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Unit information: Comparative World Archaeology in 2012/13

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Unit name Comparative World Archaeology
Unit code ARCH10003
Credit points 20
Level of study C/4
Teaching block(s) Teaching Block 1 (weeks 1 - 12)
Unit director Professor. Heyd
Open unit status Open
Pre-requisites

None

Co-requisites

None

School/department Department of Anthropology and Archaeology
Faculty Faculty of Arts

Description

This unit introduces the main thresholds in prehistory from human origins to the Aztecs. Topics include the fate of Neanderthals, plant and animal domestication and the rise of early states in the Old and New World. Assessed by one essay (50%) and one class test (50%).

Aims:

This unit is designed to give a broad overview of the development of human society and asks you to use your analytical skills by looking for and trying to explain patterns in cultural change between regions. In doing so, you will be asked to critique the efficacy of current explanatory models. For archaeology students, this unit should stimulate your interest in one or more archaeological periods, topics or regions. The options offered in Years 2 & 3 will enable you to build on a particular interest (e.g., human origins, early states) from which you may develop a dissertation topic. For those from other departments, you will leave with an understanding of the basic chronological framework of human social development (and some theories of interpretation) on which to base further study in the arts and social sciences—or simply satisfy your own curiosity.

At a practical level, the methods of assessment and tutorial are designed to develop your writing and analytical skills to familiarise you with literature-based research through the use of the library and web resources.

Intended learning outcomes

You will be expected to know the basic chronological outline of human prehistory from evolutionary origins to the rise of states and to apply this knowledge to the critical evaluation of models of behavioural change. You should become familiar with at least two periods or archaeological issues (e.g., fate of the Neanderthals, origins of food production, rise of states) and be able to make comparisons between regions or periods. The comparative approach asks you to develop an informed opinion about patterns of evolutionary and social change.

Teaching details

Twenty lectures (one hour each, in ten pairs, with a 10 minute break in between each lecture, on Wednesday mornings, 9-9:50 and 10-10:50 am) and small group, 50-minute long tutorials to discuss issues raised in the week’s lectures. There will be six tutorial sessions, all on Thursday between 9:00 am and 3:50 pm, in Rooms SRA, LR2 (43 Woodland Road) and G64 (13 Woodland Road). You will be expected to sign up to one of these groups at the first lecture—the tutorials are a compulsory part of the unit.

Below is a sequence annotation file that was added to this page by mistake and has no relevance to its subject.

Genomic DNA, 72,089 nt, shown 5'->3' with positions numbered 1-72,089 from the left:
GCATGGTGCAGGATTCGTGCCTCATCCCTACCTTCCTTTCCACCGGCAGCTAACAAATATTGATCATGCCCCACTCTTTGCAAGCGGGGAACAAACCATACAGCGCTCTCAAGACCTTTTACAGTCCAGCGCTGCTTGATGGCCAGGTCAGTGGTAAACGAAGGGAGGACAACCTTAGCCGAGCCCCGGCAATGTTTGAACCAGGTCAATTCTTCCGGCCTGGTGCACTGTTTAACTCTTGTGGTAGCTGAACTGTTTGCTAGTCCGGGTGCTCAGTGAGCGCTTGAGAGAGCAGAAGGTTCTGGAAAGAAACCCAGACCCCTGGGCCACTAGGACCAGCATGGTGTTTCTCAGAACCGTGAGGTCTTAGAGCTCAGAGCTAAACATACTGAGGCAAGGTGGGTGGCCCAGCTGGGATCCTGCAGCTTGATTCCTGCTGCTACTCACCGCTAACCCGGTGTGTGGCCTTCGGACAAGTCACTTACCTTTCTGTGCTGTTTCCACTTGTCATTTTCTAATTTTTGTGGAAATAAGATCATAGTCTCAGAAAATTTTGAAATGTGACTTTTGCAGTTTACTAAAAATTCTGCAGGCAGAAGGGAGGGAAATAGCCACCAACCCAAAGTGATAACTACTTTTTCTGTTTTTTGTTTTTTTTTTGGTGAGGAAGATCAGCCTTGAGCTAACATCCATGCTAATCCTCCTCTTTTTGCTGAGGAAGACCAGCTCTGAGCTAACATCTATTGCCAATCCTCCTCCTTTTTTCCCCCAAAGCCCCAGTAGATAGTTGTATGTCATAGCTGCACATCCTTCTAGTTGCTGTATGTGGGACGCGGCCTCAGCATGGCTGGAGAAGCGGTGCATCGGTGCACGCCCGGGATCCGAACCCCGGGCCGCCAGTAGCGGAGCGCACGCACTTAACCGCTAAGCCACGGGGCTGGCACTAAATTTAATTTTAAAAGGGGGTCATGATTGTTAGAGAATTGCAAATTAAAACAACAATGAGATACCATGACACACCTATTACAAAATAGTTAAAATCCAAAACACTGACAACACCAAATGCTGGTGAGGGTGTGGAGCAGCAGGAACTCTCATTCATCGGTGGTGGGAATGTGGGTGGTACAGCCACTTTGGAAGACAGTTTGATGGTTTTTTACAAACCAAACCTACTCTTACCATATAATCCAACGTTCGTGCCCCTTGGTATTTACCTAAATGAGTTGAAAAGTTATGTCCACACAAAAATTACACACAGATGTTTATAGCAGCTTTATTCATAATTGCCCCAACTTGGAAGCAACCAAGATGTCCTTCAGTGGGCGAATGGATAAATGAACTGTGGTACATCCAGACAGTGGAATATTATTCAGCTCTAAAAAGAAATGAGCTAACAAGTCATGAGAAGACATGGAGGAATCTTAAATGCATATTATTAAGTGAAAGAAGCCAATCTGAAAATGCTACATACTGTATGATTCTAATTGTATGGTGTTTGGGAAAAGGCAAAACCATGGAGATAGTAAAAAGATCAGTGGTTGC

Given the scope of the course, several Department staff will be in charge of the actual lectures, according to their respective fields of expertise. The contents of each lecture will be posted in the university’s website as a *.pdf version of the graphics presentation used to visually support the lecture. Make sure you look up your UoB e-mail account regularly in order to obtain links for such files.

Assessment Details

The assessment methods are intended to test your factual knowledge of time and place and to develop your critical analysis skills. Your mark will be based on one essay of 1500-2000 words (50%) combined with a 2-hour written class test (50%). The essay is designed to give you experience in researching and writing and to introduce you to a topic. Please use the essay writing guidelines in the Dept/Faculty Handbook for structuring your essay and for the expected style of referencing. Also, please use examples of sites, objects or fossils as the case may be to support your argument—this is important. Your mark will reflect how well specific case studies are integrated into the topic. We will talk more about this in class, but see the Dept/Faculty Handbook for marking criteria.

Your essay will be marked and returned for discussion in tutorial. The tutorial is an opportunity to develop your writing and research skills further. The deadline for submission of the essay is December 17, 2010, 12:00 am. The marked essay will be returned for discussion on the seminar sessions of January 20, 2011.

The class test consists of writing short comments to the different individual slides projected in a PowerPoint presentation. All answers are equally weighted. Assessment criteria will be the correct identification of the pictured archaeology (artefact, monument, fossil; behavioural or environmental scheme; interpretative theory) as to type, spatio-temporal provenience, history and relevance.

Reading and References

Fagan, B. 2001 (10th ed) or 1998 (9th ed). People of the earth: an introduction to world prehistory. New York: Harper Collins. (GN 740) – (6 copies on Short Loan)

Renfrew, A.C. & Bahn, P. 2000 (3rd ed). Archaeology: theories, methods and practice. London: Thames and Hudson. (4 copies in library on Short Loan)

Wenke, R.J. 1999 (4th ed). Patterns in prehistory. Oxford: Oxford University Press. (3 copies in library on Short Loan, and for sale at Blackwells).

Gosden, C. 2003. Prehistory: a short introduction. Oxford: Oxford University Press. (£6.99)

Trigger, B. 2003. Early civilizations. Cambridge University Press.

Scarre, C.J. (ed) 1988. Past Worlds: The Times Atlas of Archaeology. Hammond World Atlas Corp.

Scarre, C.J. (ed) 2005. The Human Past: World Prehistory & the Development of Human Societies. London: Thames and Hudson. This is the recommended textbook for the unit.

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